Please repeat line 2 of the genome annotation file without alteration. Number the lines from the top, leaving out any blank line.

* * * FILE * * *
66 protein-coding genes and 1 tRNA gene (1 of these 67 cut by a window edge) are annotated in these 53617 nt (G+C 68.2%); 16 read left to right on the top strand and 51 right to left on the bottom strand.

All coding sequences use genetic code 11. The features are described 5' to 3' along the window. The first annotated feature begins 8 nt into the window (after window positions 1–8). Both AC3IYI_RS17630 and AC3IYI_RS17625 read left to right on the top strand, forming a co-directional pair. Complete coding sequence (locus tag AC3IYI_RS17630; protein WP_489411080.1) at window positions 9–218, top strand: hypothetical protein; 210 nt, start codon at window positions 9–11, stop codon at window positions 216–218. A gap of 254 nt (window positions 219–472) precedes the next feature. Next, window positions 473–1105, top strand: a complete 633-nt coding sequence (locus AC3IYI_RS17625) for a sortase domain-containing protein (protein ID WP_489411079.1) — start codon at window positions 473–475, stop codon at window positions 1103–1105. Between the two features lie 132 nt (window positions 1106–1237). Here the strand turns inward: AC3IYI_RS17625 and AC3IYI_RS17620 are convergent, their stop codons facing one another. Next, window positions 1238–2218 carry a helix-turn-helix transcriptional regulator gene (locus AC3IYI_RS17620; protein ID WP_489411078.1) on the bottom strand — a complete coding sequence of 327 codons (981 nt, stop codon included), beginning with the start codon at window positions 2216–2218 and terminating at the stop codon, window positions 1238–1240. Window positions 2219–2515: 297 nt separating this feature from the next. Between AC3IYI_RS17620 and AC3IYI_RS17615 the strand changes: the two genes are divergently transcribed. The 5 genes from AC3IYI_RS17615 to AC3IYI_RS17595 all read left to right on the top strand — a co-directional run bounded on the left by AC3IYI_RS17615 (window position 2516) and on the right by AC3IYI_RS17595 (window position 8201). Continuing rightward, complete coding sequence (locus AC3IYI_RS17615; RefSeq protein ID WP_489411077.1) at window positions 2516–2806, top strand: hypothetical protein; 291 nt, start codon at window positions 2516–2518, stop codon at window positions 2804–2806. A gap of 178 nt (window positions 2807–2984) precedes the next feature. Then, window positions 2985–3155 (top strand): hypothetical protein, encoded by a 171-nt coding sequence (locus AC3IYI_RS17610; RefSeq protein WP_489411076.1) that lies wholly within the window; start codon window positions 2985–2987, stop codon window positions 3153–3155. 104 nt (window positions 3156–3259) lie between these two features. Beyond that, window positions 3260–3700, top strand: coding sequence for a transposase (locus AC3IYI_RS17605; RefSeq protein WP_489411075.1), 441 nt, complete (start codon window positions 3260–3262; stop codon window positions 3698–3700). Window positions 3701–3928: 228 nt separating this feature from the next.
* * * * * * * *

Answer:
All coding sequences use genetic code 11. The features are described 5' to 3' along the window. The first annotated feature begins 8 nt into the window (after window positions 1–8). Both AC3IYI_RS17630 and AC3IYI_RS17625 read left to right on the top strand, forming a co-directional pair. Complete coding sequence (locus tag AC3IYI_RS17630; protein WP_489411080.1) at window positions 9–218, top strand: hypothetical protein; 210 nt, start codon at window positions 9–11, stop codon at window positions 216–218. A gap of 254 nt (window positions 219–472) precedes the next feature. Next, window positions 473–1105, top strand: a complete 633-nt coding sequence (locus AC3IYI_RS17625) for a sortase domain-containing protein (protein ID WP_489411079.1) — start codon at window positions 473–475, stop codon at window positions 1103–1105. Between the two features lie 132 nt (window positions 1106–1237). Here the strand turns inward: AC3IYI_RS17625 and AC3IYI_RS17620 are convergent, their stop codons facing one another. Next, window positions 1238–2218 carry a helix-turn-helix transcriptional regulator gene (locus AC3IYI_RS17620; protein ID WP_489411078.1) on the bottom strand — a complete coding sequence of 327 codons (981 nt, stop codon included), beginning with the start codon at window positions 2216–2218 and terminating at the stop codon, window positions 1238–1240. Window positions 2219–2515: 297 nt separating this feature from the next. Between AC3IYI_RS17620 and AC3IYI_RS17615 the strand changes: the two genes are divergently transcribed. The 5 genes from AC3IYI_RS17615 to AC3IYI_RS17595 all read left to right on the top strand — a co-directional run bounded on the left by AC3IYI_RS17615 (window position 2516) and on the right by AC3IYI_RS17595 (window position 8201). Continuing rightward, complete coding sequence (locus AC3IYI_RS17615; RefSeq protein ID WP_489411077.1) at window positions 2516–2806, top strand: hypothetical protein; 291 nt, start codon at window positions 2516–2518, stop codon at window positions 2804–2806. A gap of 178 nt (window positions 2807–2984) precedes the next feature. Then, window positions 2985–3155 (top strand): hypothetical protein, encoded by a 171-nt coding sequence (locus AC3IYI_RS17610; RefSeq protein WP_489411076.1) that lies wholly within the window; start codon window positions 2985–2987, stop codon window positions 3153–3155. 104 nt (window positions 3156–3259) lie between these two features. Beyond that, window positions 3260–3700, top strand: coding sequence for a transposase (locus AC3IYI_RS17605; RefSeq protein WP_489411075.1), 441 nt, complete (start codon window positions 3260–3262; stop codon window positions 3698–3700). Window positions 3701–3928: 228 nt separating this feature from the next.